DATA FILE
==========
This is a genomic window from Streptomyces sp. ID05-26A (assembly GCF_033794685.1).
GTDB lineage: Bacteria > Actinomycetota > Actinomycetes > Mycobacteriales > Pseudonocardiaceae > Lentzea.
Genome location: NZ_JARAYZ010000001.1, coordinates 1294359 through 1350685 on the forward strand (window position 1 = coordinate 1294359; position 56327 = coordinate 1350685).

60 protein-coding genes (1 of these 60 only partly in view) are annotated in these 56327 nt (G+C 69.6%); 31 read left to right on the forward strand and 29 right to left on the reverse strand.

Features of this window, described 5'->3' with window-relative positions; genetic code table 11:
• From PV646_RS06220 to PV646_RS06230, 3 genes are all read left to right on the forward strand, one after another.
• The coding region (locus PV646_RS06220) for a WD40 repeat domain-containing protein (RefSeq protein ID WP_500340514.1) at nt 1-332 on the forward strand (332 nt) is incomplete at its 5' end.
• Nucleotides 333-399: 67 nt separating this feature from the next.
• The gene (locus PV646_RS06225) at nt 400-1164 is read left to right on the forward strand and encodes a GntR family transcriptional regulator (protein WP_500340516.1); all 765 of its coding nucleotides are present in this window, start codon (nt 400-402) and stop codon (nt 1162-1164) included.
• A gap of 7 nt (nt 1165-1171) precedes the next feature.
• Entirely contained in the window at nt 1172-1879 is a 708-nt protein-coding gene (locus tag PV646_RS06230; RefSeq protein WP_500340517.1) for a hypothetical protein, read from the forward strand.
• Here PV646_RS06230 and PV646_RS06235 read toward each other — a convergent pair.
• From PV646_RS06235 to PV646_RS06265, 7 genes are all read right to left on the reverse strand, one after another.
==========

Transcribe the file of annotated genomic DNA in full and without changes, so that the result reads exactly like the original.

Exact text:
This is a genomic window from Streptomyces sp. ID05-26A (assembly GCF_033794685.1).
GTDB lineage: Bacteria > Actinomycetota > Actinomycetes > Mycobacteriales > Pseudonocardiaceae > Lentzea.
Genome location: NZ_JARAYZ010000001.1, coordinates 1294359 through 1350685 on the forward strand (window position 1 = coordinate 1294359; position 56327 = coordinate 1350685).

60 protein-coding genes (1 of these 60 only partly in view) are annotated in these 56327 nt (G+C 69.6%); 31 read left to right on the forward strand and 29 right to left on the reverse strand.

Features of this window, described 5'->3' with window-relative positions; genetic code table 11:
• From PV646_RS06220 to PV646_RS06230, 3 genes are all read left to right on the forward strand, one after another.
• The coding region (locus PV646_RS06220) for a WD40 repeat domain-containing protein (RefSeq protein ID WP_500340514.1) at nt 1-332 on the forward strand (332 nt) is incomplete at its 5' end.
• Nucleotides 333-399: 67 nt separating this feature from the next.
• The gene (locus PV646_RS06225) at nt 400-1164 is read left to right on the forward strand and encodes a GntR family transcriptional regulator (protein WP_500340516.1); all 765 of its coding nucleotides are present in this window, start codon (nt 400-402) and stop codon (nt 1162-1164) included.
• A gap of 7 nt (nt 1165-1171) precedes the next feature.
• Entirely contained in the window at nt 1172-1879 is a 708-nt protein-coding gene (locus tag PV646_RS06230; RefSeq protein WP_500340517.1) for a hypothetical protein, read from the forward strand.
• Here PV646_RS06230 and PV646_RS06235 read toward each other — a convergent pair.
• From PV646_RS06235 to PV646_RS06265, 7 genes are all read right to left on the reverse strand, one after another.